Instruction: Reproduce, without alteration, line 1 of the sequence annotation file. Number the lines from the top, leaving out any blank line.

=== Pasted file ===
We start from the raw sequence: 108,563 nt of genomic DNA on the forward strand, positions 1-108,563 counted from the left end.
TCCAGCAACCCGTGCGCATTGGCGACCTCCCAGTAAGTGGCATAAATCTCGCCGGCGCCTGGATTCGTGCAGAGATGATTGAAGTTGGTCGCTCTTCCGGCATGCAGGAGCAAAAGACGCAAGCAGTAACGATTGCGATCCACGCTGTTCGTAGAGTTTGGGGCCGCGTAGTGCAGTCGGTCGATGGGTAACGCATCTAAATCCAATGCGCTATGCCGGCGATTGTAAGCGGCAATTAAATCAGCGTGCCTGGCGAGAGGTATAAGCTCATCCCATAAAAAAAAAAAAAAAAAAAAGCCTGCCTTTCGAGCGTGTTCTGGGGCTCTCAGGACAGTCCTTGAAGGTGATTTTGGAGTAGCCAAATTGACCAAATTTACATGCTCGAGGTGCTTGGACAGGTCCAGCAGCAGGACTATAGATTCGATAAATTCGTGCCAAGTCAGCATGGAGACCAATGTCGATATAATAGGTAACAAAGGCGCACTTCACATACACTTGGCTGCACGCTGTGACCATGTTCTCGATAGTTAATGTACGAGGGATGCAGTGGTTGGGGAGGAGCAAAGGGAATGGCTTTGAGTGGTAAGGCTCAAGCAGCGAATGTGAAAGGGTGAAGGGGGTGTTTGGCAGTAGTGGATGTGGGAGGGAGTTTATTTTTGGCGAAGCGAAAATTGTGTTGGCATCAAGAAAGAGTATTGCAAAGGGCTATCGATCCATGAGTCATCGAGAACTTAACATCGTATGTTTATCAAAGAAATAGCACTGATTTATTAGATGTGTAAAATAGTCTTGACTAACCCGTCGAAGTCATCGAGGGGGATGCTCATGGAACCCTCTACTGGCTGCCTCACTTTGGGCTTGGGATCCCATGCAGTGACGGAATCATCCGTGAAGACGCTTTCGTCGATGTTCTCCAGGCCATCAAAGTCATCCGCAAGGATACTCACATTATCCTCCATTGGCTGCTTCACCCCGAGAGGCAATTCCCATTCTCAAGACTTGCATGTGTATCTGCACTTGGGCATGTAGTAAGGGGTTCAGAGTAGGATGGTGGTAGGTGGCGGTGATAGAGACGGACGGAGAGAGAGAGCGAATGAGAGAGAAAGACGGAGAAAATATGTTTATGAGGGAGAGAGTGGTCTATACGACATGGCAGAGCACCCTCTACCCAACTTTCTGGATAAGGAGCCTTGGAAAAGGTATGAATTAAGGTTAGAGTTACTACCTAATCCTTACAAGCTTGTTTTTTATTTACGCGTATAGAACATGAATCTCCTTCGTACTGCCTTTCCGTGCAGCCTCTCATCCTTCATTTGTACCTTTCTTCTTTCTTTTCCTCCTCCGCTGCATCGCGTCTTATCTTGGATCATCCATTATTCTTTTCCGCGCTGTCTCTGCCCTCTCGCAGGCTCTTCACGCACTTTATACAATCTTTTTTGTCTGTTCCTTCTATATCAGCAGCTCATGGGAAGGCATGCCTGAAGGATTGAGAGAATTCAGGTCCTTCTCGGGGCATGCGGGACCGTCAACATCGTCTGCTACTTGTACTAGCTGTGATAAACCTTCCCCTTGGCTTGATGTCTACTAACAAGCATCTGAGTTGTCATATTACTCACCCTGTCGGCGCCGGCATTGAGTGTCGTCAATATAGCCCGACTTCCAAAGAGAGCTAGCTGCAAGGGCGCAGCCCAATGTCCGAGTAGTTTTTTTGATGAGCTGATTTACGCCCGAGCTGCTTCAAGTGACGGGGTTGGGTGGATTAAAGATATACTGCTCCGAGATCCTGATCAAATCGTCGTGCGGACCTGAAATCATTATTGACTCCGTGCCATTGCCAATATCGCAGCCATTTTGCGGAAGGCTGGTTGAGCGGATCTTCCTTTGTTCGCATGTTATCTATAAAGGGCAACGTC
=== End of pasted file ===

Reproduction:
We start from the raw sequence: 108,563 nt of genomic DNA on the forward strand, positions 1-108,563 counted from the left end.